Arteaga et al. report that some natural populations of Arabidopsis have trichomes on fruits. They exploit this previously unknown trait to explore the genetic underpinnings of trichome development and their evolutionary relevance. Plant Cell http://bit.ly/3byAMFl
By Noelia Arteaga, Belén Méndez-Vigo, Marija Savic and Carlos Alonso-Blanco
Background: Trichomes, or plant hairs, are specialized epidermal cells that protect different organs from sunlight or water loss, and act as defensive barriers against herbivores. Historically, the model plant Arabidopsis thaliana has been taxonomically characterized by the presence of trichomes in vegetative organs (leaves) and their absence from reproductive ones (fruits). However, in this work we have identified natural populations of A. thaliana that develop trichomes in fruits, which appears as a new trait for this plant.
Question: We wanted to find the genetic mechanisms that allowed the evolution of trichomes in fruits of Arabidopsis plants.
Findings: We found that the formation of trichomes in fruits requires a combination of mutations in three genes regulating trichome development, TRICHOMELESS1 (TCL1), TRIPTYCHON (TRY) and GLABRA1 (GL1), all encoding core transcription factors of the regulatory network for trichome development. TCL1 and TRY are repressors of trichome formation and carry mutations that reduce their expression. By contrast, GL1 promotes trichome development and bears a mutation that increases the activity of the protein. Plants carrying mutations in only one or two of these genes do not develop trichomes in fruits, indicating that these genes interact to regulate trichome formation. In addition, we show that this new trait has evolved specifically in an ancient relict lineage from the Iberian Peninsula, where it is associated with spring precipitation. Hence, our results suggest that trichome development in fruits might be involved in climatic adaptation.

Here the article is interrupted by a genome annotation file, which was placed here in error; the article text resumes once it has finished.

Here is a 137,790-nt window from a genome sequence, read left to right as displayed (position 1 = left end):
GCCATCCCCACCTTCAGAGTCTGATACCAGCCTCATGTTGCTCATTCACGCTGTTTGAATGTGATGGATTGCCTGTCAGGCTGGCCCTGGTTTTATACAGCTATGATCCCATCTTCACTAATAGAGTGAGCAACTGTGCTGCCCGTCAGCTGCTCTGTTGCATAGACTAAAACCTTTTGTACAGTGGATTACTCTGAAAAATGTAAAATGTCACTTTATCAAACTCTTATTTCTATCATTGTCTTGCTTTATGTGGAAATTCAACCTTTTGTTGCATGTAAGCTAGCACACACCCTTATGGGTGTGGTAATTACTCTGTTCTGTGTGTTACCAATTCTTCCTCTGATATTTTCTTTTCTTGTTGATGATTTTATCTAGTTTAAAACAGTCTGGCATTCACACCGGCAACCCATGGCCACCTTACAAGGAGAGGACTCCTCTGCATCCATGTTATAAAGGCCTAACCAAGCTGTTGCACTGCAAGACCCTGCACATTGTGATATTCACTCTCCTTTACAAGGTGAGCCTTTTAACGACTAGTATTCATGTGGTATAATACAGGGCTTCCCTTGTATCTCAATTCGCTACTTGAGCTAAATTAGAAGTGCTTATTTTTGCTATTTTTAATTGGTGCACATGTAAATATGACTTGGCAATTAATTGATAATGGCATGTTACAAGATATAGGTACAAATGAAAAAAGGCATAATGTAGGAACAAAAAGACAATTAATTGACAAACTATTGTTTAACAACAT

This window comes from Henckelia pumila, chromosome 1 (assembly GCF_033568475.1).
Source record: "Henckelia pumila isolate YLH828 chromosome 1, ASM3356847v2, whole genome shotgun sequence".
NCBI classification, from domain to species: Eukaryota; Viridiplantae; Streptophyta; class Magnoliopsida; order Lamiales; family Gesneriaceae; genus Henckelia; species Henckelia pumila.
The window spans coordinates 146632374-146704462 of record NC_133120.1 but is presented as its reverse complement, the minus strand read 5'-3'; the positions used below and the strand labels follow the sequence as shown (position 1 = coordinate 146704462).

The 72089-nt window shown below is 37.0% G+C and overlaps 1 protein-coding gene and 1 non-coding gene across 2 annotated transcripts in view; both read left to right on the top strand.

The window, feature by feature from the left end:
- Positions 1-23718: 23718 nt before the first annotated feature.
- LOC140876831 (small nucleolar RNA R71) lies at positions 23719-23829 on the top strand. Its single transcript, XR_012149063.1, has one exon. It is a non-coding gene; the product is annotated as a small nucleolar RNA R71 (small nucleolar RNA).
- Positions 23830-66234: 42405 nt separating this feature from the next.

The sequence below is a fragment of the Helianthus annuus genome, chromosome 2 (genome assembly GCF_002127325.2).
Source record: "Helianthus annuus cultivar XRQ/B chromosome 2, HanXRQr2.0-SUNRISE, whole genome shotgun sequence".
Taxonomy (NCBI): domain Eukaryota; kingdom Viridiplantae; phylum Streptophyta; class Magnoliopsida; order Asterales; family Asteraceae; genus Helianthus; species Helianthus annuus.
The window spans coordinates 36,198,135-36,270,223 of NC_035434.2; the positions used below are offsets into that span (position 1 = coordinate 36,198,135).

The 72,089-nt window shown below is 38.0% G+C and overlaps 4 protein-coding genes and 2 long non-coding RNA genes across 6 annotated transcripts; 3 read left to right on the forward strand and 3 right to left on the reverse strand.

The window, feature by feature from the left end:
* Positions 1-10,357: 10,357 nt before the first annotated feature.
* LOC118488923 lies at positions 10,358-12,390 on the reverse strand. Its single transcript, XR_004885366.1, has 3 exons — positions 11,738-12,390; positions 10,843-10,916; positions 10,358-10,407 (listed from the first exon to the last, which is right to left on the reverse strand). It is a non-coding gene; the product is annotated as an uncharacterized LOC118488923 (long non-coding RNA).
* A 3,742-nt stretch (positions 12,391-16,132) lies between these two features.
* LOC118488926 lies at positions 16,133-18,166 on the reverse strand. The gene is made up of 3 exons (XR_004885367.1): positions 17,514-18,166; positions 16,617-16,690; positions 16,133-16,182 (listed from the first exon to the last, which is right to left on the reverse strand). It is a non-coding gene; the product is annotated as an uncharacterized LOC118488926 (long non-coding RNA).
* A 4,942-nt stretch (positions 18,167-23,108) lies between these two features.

Next steps: On one hand, we plan to study the ecological relevance of trichomes in fruits of Arabidopsis. On the other hand we want to determine if the evolution of this trait in other plants has been achieved by similar or different molecular mechanisms.
Noelia Arteaga, Marija Savic, Belén Méndez-Vigo, Alberto Fuster-Pons, Rafael Torres-Pérez, Juan Carlos Oliveros, F. Xavier Picó, and Carlos Alonso-Blanco. (2021). MYB Transcription Factors Drive Evolutionary Innovations in Arabidopsis Fruit Trichome Patterning. Plant Cell. http://bit.ly/3byAMFl